U.S. District Court Friday with accepting cash payments in exchange for using
his position to influence a development project.
pleaded not guilty Friday afternoon to one count of wire fraud. The allegations
stem from an FBI investigation conducted while he was in the House of
Delegates. Federal prosecutors wrote in court documents that Oaks used
his legislative letterhead to misrepresent the status of state funding for a
project in exchange for money.
prosecutors said. He appeared in court Friday in handcuffs, but was
eventually released on his own recognizance.
House of Delegates; his tenure was interrupted for five years starting in 1989
after he was convicted of stealing from his campaign fund.
But he has been a distinctive presence in his trademark kufi cap.
the subject of a different FBI investigation and cooperating with authorities
introduced Oaks to an FBI source, who portrayed himself as an out-of-town
businessman interested in obtaining contracts in Baltimore through a minority-
Chris Steakhouse in Pikesville
in September 2015, authorities
say. During the ensuing months,
they discussed a U.S.
Department of Housing and
Urban Development project,
with Oaks showing the source
potential sites in the city.
my power and my authority to
lead you right into the, to the place where you can do well," Oaks was recorded
saying, according to the complaint.
was enough, "shook his head from side to side and then made an upward
motion with his thumb," the complaint says.
funds from the state for the development project, and he received cash
payments from the FBI source, according to the federal complaint. He also
falsely stated he was sponsoring legislation that would secure state funding,
legislative district on a large vacant lot on Druid Park Lake Drive, and was
paid $5,000 by the source in a hotel room.
assistance on the project, with each payment supplied by the FBI and the
transactions recorded by investigators.
Former Baltimore State's Attorney Stuart O. Simms was assigned to his
case as a court-appointed lawyer. Oaks said in court that he did not have
enough money to hire an attorney.
was convicted of stealing more than $10,000 from his re-election fund.
He was also convicted of perjury and misconduct in office. He was given a
five-year suspended sentence and ordered to perform 500 hours of
whose jobs are considered part-time, are paid $48,622 annually.
oath of office as a senator, he did so by swearing on a smart phone he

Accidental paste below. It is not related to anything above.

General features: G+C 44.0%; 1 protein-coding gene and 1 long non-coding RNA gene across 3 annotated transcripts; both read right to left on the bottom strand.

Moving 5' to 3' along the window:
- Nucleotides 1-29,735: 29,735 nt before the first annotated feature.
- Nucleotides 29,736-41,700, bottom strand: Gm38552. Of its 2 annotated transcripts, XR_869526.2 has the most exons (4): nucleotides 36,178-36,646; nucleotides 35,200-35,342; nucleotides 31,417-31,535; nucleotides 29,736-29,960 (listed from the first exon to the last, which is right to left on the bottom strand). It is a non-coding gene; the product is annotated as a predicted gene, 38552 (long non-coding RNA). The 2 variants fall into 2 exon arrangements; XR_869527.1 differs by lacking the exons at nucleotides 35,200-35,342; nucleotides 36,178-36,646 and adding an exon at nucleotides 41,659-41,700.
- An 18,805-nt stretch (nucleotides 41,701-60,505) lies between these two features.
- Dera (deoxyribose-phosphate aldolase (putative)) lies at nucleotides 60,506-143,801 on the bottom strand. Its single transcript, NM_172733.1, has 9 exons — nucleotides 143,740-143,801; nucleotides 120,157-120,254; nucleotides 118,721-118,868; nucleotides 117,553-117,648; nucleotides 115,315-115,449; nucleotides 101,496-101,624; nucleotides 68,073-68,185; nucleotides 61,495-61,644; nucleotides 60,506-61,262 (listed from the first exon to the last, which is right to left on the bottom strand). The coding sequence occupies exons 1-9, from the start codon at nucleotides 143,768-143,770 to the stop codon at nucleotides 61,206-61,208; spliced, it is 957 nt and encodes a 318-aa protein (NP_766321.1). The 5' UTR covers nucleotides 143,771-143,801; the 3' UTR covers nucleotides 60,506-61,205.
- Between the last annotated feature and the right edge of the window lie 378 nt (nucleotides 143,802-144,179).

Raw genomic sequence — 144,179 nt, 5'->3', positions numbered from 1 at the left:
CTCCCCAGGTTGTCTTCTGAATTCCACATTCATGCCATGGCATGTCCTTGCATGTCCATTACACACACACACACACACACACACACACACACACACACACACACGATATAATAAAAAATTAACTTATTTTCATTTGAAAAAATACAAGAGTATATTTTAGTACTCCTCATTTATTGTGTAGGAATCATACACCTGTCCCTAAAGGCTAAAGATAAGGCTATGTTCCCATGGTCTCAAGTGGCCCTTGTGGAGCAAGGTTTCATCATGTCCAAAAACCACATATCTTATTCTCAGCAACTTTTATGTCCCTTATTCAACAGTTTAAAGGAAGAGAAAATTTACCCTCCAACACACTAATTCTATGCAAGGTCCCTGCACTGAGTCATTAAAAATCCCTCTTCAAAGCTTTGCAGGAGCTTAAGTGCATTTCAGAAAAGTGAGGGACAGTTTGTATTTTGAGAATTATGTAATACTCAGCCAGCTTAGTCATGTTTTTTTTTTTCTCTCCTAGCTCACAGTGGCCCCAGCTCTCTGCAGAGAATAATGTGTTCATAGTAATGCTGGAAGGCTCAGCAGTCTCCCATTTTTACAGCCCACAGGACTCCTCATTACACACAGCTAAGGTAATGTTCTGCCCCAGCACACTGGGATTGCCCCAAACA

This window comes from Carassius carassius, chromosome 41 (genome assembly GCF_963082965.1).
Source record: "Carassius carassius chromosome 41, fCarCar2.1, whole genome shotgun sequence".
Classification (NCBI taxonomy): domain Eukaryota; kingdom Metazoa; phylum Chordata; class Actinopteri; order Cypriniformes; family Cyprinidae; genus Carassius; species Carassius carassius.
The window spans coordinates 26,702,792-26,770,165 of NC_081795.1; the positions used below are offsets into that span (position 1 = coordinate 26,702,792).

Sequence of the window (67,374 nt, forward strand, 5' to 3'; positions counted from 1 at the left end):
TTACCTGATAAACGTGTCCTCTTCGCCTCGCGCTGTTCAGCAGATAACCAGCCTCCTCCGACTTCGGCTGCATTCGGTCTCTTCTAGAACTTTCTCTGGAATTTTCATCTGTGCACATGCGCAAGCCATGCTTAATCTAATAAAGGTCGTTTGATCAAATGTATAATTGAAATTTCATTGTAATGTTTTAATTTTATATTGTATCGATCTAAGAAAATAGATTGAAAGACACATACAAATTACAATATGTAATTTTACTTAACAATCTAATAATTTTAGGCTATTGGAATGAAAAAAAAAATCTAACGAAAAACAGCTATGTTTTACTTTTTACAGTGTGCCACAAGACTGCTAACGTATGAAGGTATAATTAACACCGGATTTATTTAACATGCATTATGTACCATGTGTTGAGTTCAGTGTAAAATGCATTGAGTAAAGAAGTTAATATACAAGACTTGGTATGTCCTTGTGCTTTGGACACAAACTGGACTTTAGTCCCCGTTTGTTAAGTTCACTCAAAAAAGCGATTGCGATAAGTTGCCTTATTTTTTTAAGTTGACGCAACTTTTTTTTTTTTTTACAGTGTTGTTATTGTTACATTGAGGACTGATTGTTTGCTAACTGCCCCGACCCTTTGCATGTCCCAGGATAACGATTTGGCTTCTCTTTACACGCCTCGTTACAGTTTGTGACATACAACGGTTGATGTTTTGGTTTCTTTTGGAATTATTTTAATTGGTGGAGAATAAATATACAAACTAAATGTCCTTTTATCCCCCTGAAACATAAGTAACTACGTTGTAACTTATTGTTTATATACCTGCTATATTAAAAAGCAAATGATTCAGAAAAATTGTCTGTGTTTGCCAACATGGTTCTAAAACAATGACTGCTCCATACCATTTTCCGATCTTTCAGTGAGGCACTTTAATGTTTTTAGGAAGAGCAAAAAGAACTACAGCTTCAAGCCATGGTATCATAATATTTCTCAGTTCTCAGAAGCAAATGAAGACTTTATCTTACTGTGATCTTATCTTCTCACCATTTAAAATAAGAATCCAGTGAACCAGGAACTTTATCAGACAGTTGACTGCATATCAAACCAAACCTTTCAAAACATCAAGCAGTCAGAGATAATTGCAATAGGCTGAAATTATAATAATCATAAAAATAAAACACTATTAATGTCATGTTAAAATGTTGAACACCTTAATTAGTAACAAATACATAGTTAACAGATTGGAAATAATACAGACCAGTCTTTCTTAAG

used to call up a biblical passage. His official biography shows that
despite his seniority, he has not chaired any General Assembly
committee or subcommittee.
friend of mine."
same rights as all Americans accused of a crime. "He's innocent until
proven otherwise," she said.
shocked to learn of the charges against Oaks. In a private meeting with
Oaks, Miller advised he turn himself in.
on the Senate, so he and his staff left" Annapolis, said Miller, a Calvert
the final day of the 90-day session on Monday. Miller said he wasn't
worried about the effect of Oaks' absence on legislation that still hangs
in the balance at the end of the session.
charges hanging over his head," Miller said.
senators read the charges, Miller offered an amendment to an ethics bill
increasing the fines for bribery up to $10,000.
he thought it was important to make a statement about holding public
officials to a high standard.
lawbreakers," Miller said. "If they are charged and they are convicted,
they should pay the highest penalty possible."
corruption will end the same way when it adjourns Monday. When the
legislature convened on Jan. 11, Del. Michael Vaughn abruptly resigned
for what he said were health reasons. He was indicted in March on federal
corruption charges involving the Prince George's County liquor board.
pleaded guilty to bribery and conspiracy in the same corruption investigation
for actions he took while serving on the Prince George's County Council. Also
, Gary Brown, an aide to Pugh, lost his nomination to represent Baltimore
in the House after he was charged with campaign finance violations.
criticized their actions as being part of a culture of corruption in Annapolis.
under the supervision of the State Ethics Commission. The Assembly rejected
that approach on constitutional grounds, but a rewritten version of the
legislation is moving toward final passage. It would still represent the most
comprehensive revision of state ethics law in more than a decade.
that based on his reading of the criminal complaint, the case against Oaks
didn't look especially strong.
think in this case Oaks has a chance of maintaining his innocence through
a criminal trial," Anderson said.
which Oaks is a member, said Oaks had become a valued member of the panel.
legislation ensuring Baltimore students returning from after-school
activities could ride free on Maryland Transit Administration buses and
said. "He fought real hard for Baltimore city."
was not familiar with the details of the charges against her colleague.